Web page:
Legal considerations for contributors¶
The copyright holder for all source files of the Lino framework is Rumma & Ko Ltd. This is our pragmatic choice as long as we are the community motor and provide infrastructure for coordinating the work of all contributors. The members of the Lino community trust us to manage things correctly. We made these choices in order to avoid vendor lock-in and because we want Lino to be Sustainably Free Software.
Without this choice, the copyright holder would be an informal group, e.g. "The Lino developers". This would have certain disadvantages regarding personal liability, lack of a framework for management or mistakes regarding tax obligations (more about this for example here). That's why we have the Contributor License Agreement.
Contributor License Agreement¶
Before we can use your code contribution, you must give us permission to do so. You remain the author of your contributions, but you give us the right to integrate your work into Lino and to publish it under the AGPL.
You must do this by signing the Lino Contributor License Agreement in a way that is legally valid. We are still searching an easy method for doing this, but meanwhile it seems that you must either have an Estonian ID card (Estonia has a national software DigiDoc for digitally signing), or print the document, sign it on paper, and send us photos of (1) your national ID card and (2) the signed document.
We apologize for the inconveniences. They are because you remain the copyright owner of your changes even after your contribution gets merged into our codebase. We cannot use your contribution if you don't sign this document. Just imagine that somebody would infringe copyright, e.g. by making a non-free fork, and we would decide to protect Lino by going to court: without a clear and unique legal copyright holder the infringer could use nasty tricks to escape justice.
As a contributing developer you should care about the risk that Lino, like any Free Software product, might get jeopardized by a Rights-Ratchet Model. To avoid this risk, paragraph (3) of our CLA explicitly states that we "shall not use Your Contributions in a way that is contrary to the license terms in effect at the time of the Contribution."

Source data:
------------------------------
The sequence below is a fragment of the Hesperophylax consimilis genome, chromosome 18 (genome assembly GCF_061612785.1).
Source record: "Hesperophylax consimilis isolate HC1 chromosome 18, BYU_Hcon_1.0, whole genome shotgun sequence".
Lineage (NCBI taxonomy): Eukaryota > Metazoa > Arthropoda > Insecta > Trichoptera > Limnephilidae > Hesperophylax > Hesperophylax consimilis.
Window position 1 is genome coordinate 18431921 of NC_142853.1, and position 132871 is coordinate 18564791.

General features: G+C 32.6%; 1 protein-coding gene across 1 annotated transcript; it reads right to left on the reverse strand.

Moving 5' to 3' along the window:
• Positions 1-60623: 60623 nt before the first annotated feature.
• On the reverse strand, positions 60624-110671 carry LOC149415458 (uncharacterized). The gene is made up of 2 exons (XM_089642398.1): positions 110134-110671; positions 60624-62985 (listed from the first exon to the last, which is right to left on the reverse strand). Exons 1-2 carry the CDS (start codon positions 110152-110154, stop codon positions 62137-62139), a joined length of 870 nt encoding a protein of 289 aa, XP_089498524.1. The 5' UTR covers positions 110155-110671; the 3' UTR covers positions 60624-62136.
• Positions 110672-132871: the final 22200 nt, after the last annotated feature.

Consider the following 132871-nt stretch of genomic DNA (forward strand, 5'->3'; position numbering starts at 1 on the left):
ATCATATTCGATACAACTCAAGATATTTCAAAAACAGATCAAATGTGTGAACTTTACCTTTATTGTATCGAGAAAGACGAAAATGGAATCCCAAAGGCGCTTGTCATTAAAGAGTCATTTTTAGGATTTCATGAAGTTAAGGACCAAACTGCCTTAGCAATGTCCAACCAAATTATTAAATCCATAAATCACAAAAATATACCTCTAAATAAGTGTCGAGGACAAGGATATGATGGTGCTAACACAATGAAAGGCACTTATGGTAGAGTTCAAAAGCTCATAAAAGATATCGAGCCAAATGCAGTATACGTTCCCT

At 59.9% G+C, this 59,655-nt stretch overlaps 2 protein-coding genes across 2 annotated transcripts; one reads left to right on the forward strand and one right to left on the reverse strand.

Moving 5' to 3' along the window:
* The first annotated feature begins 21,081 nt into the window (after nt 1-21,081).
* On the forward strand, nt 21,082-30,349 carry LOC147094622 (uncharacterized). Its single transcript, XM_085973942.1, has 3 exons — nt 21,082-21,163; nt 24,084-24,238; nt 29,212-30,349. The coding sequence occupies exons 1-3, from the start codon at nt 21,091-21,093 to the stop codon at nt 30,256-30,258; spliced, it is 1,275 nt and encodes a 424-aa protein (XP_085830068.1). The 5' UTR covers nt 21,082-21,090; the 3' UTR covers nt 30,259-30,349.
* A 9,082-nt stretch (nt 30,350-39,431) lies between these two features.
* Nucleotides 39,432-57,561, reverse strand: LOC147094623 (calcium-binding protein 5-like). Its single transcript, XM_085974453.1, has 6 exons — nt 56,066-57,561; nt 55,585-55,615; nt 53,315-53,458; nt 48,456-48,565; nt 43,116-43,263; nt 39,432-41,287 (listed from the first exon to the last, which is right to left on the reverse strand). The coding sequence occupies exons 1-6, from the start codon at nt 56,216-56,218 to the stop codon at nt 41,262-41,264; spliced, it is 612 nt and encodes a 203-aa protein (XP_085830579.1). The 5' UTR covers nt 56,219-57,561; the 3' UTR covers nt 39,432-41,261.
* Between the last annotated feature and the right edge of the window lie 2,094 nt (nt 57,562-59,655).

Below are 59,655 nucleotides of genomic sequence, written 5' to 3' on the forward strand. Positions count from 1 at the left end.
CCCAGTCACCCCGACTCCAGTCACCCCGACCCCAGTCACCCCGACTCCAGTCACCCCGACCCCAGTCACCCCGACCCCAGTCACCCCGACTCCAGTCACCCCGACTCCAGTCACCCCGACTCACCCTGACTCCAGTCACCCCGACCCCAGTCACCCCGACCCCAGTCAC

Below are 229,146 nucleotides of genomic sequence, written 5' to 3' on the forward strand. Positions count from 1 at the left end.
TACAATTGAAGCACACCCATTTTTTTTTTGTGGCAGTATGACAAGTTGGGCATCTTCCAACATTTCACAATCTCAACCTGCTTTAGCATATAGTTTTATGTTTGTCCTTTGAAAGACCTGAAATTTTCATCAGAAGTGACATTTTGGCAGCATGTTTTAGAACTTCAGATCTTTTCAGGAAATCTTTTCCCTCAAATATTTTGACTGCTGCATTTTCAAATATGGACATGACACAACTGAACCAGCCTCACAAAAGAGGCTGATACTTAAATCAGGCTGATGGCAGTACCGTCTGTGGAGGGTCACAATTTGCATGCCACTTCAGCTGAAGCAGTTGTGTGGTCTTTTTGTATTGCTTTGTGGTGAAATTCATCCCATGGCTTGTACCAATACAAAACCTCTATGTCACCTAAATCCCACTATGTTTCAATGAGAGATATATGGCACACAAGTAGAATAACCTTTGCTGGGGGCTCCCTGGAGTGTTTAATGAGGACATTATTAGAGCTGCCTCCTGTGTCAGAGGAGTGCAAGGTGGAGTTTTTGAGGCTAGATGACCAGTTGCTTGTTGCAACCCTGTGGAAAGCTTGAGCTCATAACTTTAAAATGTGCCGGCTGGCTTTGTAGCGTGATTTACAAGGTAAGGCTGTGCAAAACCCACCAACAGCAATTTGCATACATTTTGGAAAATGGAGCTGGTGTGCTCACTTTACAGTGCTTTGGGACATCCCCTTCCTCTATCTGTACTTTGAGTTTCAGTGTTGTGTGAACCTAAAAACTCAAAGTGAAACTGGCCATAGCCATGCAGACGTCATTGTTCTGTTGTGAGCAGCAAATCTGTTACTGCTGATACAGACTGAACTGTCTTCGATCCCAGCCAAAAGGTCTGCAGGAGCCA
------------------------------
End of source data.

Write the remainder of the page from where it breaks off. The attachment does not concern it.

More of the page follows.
Any new source code file should start with the following header:
# -*- coding: UTF-8 -*- # Copyright AAAA-ZZZZ Rumma & Ko Ltd # License: GNU Affero General Public License v3 (see file COPYING for details)
The start year (AAAA) should be the year of first publication. If your file is based on an existing file, keep the original value of AAAA. When updating a file, check the end year (ZZZZ) and increase it if needed. We write only the start and the end year. Anyway these year numbers are informative, in case of a dispute the git history would be authoritative.
The FSF recommends to add a quite long header with three paragraphs of text to each source file. This long header was one of the major reasons why we changed from GPL to BSD in October 2016. In April 2021 we switched back to GPL (and even to the strictest of them, the AGPL) after realizing that actually we don't need follow this recommendation. We assume that a one-line header is enough to protect the code from accidentally being separated from its license.
Every repository should contain the following four files in its root directory:
A file named
README(or some variant thereof) should be in the root directory of every public code repository and should contain a description of the project, links to more detailed documentation, ...
Explains how to contribute. For repositories maintained by Rumma & Ko Ltd this just links to Contributor Guide.
Lists all source contributors. This is a reviewed output of
git shortlog --summary --numbered --email.
The content of these files should be the same for all repositories that are part of the Lino framework. The book repository is considered the master copy: if we change any thing in one of these files, the other repositories should copy the new version as soon as possible.